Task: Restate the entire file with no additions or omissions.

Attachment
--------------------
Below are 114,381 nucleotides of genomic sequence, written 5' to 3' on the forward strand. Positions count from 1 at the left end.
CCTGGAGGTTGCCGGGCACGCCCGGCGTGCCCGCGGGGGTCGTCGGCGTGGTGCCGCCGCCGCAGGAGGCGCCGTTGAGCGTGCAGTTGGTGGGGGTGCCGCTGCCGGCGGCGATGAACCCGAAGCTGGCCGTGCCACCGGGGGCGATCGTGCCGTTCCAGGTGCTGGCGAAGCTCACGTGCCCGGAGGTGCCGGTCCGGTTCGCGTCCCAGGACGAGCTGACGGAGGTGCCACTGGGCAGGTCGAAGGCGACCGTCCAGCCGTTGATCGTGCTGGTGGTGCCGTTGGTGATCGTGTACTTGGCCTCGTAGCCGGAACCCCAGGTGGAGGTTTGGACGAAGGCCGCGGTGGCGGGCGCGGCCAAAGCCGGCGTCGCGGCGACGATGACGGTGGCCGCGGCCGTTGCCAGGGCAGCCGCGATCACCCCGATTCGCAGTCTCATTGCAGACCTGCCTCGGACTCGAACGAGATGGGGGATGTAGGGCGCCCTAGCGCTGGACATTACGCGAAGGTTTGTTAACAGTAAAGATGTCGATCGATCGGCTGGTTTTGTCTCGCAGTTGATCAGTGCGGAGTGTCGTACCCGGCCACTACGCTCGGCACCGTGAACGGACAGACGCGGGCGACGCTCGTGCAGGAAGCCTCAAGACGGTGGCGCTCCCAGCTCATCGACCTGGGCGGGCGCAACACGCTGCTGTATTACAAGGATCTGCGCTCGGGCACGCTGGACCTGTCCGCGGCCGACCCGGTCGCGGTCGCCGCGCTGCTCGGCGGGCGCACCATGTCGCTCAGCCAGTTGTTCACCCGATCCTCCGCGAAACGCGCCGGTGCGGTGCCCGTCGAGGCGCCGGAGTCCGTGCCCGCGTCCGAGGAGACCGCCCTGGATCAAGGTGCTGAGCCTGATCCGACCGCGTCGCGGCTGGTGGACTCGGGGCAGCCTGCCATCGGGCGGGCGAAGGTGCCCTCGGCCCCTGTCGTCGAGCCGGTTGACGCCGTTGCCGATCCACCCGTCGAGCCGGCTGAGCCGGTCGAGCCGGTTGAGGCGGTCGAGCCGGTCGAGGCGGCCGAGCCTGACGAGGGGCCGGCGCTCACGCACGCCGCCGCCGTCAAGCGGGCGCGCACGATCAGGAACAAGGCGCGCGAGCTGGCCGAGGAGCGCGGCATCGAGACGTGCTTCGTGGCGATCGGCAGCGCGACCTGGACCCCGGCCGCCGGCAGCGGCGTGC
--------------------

Below are 114,381 nucleotides of genomic sequence, written 5' to 3' on the forward strand. Positions count from 1 at the left end.
CCTGGAGGTTGCCGGGCACGCCCGGCGTGCCCGCGGGGGTCGTCGGCGTGGTGCCGCCGCCGCAGGAGGCGCCGTTGAGCGTGCAGTTGGTGGGGGTGCCGCTGCCGGCGGCGATGAACCCGAAGCTGGCCGTGCCACCGGGGGCGATCGTGCCGTTCCAGGTGCTGGCGAAGCTCACGTGCCCGGAGGTGCCGGTCCGGTTCGCGTCCCAGGACGAGCTGACGGAGGTGCCACTGGGCAGGTCGAAGGCGACCGTCCAGCCGTTGATCGTGCTGGTGGTGCCGTTGGTGATCGTGTACTTGGCCTCGTAGCCGGAACCCCAGGTGGAGGTTTGGACGAAGGCCGCGGTGGCGGGCGCGGCCAAAGCCGGCGTCGCGGCGACGATGACGGTGGCCGCGGCCGTTGCCAGGGCAGCCGCGATCACCCCGATTCGCAGTCTCATTGCAGACCTGCCTCGGACTCGAACGAGATGGGGGATGTAGGGCGCCCTAGCGCTGGACATTACGCGAAGGTTTGTTAACAGTAAAGATGTCGATCGATCGGCTGGTTTTGTCTCGCAGTTGATCAGTGCGGAGTGTCGTACCCGGCCACTACGCTCGGCACCGTGAACGGACAGACGCGGGCGACGCTCGTGCAGGAAGCCTCAAGACGGTGGCGCTCCCAGCTCATCGACCTGGGCGGGCGCAACACGCTGCTGTATTACAAGGATCTGCGCTCGGGCACGCTGGACCTGTCCGCGGCCGACCCGGTCGCGGTCGCCGCGCTGCTCGGCGGGCGCACCATGTCGCTCAGCCAGTTGTTCACCCGATCCTCCGCGAAACGCGCCGGTGCGGTGCCCGTCGAGGCGCCGGAGTCCGTGCCCGCGTCCGAGGAGACCGCCCTGGATCAAGGTGCTGAGCCTGATCCGACCGCGTCGCGGCTGGTGGACTCGGGGCAGCCTGCCATCGGGCGGGCGAAGGTGCCCTCGGCCCCTGTCGTCGAGCCGGTTGACGCCGTTGCCGATCCACCCGTCGAGCCGGCTGAGCCGGTCGAGCCGGTTGAGGCGGTCGAGCCGGTCGAGGCGGCCGAGCCTGACGAGGGGCCGGCGCTCACGCACGCCGCCGCCGTCAAGCGGGCGCGCACGATCAGGAACAAGGCGCGCGAGCTGGCCGAGGAGCGCGGCATCGAGACGTGCTTCGTGGCGATCGGCAGCGCGACCTGGACCCCGGCCGCCGGCAGCGGCGTGC